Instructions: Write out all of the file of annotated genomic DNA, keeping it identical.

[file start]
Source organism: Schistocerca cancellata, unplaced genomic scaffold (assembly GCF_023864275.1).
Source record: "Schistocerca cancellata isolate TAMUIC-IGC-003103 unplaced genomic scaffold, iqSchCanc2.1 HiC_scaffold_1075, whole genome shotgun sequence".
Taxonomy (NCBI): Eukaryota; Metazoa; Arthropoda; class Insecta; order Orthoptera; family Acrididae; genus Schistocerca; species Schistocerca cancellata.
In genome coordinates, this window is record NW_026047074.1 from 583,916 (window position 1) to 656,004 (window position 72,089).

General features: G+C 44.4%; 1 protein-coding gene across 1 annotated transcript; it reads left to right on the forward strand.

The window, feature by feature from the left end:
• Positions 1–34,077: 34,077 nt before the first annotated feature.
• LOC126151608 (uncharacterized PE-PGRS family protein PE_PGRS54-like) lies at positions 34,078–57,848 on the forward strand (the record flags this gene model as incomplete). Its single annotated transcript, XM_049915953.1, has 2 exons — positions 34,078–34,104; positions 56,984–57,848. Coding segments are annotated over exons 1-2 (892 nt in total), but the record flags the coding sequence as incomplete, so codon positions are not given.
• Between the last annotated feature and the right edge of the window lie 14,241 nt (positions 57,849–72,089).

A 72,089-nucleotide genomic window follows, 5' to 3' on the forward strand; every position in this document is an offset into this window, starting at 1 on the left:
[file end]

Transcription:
Source organism: Schistocerca cancellata, unplaced genomic scaffold (assembly GCF_023864275.1).
Source record: "Schistocerca cancellata isolate TAMUIC-IGC-003103 unplaced genomic scaffold, iqSchCanc2.1 HiC_scaffold_1075, whole genome shotgun sequence".
Taxonomy (NCBI): Eukaryota; Metazoa; Arthropoda; class Insecta; order Orthoptera; family Acrididae; genus Schistocerca; species Schistocerca cancellata.
In genome coordinates, this window is record NW_026047074.1 from 583,916 (window position 1) to 656,004 (window position 72,089).

General features: G+C 44.4%; 1 protein-coding gene across 1 annotated transcript; it reads left to right on the forward strand.

The window, feature by feature from the left end:
• Positions 1–34,077: 34,077 nt before the first annotated feature.
• LOC126151608 (uncharacterized PE-PGRS family protein PE_PGRS54-like) lies at positions 34,078–57,848 on the forward strand (the record flags this gene model as incomplete). Its single annotated transcript, XM_049915953.1, has 2 exons — positions 34,078–34,104; positions 56,984–57,848. Coding segments are annotated over exons 1-2 (892 nt in total), but the record flags the coding sequence as incomplete, so codon positions are not given.
• Between the last annotated feature and the right edge of the window lie 14,241 nt (positions 57,849–72,089).

A 72,089-nucleotide genomic window follows, 5' to 3' on the forward strand; every position in this document is an offset into this window, starting at 1 on the left: